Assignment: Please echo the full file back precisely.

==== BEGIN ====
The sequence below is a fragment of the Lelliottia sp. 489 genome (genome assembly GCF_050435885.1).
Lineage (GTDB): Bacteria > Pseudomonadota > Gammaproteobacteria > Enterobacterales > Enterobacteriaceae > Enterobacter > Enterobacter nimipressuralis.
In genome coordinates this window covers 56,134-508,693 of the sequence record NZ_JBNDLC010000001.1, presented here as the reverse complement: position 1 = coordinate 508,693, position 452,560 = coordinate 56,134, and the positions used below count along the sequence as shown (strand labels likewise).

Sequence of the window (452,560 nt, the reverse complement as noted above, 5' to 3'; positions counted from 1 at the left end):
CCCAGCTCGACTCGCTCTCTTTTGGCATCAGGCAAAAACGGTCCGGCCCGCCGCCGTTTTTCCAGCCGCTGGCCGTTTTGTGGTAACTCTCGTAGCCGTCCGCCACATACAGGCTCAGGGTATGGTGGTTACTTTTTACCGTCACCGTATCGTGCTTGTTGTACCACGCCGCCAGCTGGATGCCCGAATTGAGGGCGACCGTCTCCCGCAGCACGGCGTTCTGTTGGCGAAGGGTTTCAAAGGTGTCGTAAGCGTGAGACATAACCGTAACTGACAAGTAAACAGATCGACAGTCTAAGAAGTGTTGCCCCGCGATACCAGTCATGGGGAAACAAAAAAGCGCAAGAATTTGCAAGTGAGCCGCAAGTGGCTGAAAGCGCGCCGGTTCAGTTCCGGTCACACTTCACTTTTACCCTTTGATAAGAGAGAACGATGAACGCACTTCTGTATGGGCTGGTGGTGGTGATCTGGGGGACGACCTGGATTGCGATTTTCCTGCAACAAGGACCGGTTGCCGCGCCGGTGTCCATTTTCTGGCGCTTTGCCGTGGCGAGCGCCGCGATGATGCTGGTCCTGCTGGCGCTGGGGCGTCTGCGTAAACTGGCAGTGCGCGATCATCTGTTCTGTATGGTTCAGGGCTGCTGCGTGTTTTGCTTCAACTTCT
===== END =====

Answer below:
The sequence below is a fragment of the Lelliottia sp. 489 genome (genome assembly GCF_050435885.1).
Lineage (GTDB): Bacteria > Pseudomonadota > Gammaproteobacteria > Enterobacterales > Enterobacteriaceae > Enterobacter > Enterobacter nimipressuralis.
In genome coordinates this window covers 56,134-508,693 of the sequence record NZ_JBNDLC010000001.1, presented here as the reverse complement: position 1 = coordinate 508,693, position 452,560 = coordinate 56,134, and the positions used below count along the sequence as shown (strand labels likewise).

Sequence of the window (452,560 nt, the reverse complement as noted above, 5' to 3'; positions counted from 1 at the left end):
CCCAGCTCGACTCGCTCTCTTTTGGCATCAGGCAAAAACGGTCCGGCCCGCCGCCGTTTTTCCAGCCGCTGGCCGTTTTGTGGTAACTCTCGTAGCCGTCCGCCACATACAGGCTCAGGGTATGGTGGTTACTTTTTACCGTCACCGTATCGTGCTTGTTGTACCACGCCGCCAGCTGGATGCCCGAATTGAGGGCGACCGTCTCCCGCAGCACGGCGTTCTGTTGGCGAAGGGTTTCAAAGGTGTCGTAAGCGTGAGACATAACCGTAACTGACAAGTAAACAGATCGACAGTCTAAGAAGTGTTGCCCCGCGATACCAGTCATGGGGAAACAAAAAAGCGCAAGAATTTGCAAGTGAGCCGCAAGTGGCTGAAAGCGCGCCGGTTCAGTTCCGGTCACACTTCACTTTTACCCTTTGATAAGAGAGAACGATGAACGCACTTCTGTATGGGCTGGTGGTGGTGATCTGGGGGACGACCTGGATTGCGATTTTCCTGCAACAAGGACCGGTTGCCGCGCCGGTGTCCATTTTCTGGCGCTTTGCCGTGGCGAGCGCCGCGATGATGCTGGTCCTGCTGGCGCTGGGGCGTCTGCGTAAACTGGCAGTGCGCGATCATCTGTTCTGTATGGTTCAGGGCTGCTGCGTGTTTTGCTTCAACTTCT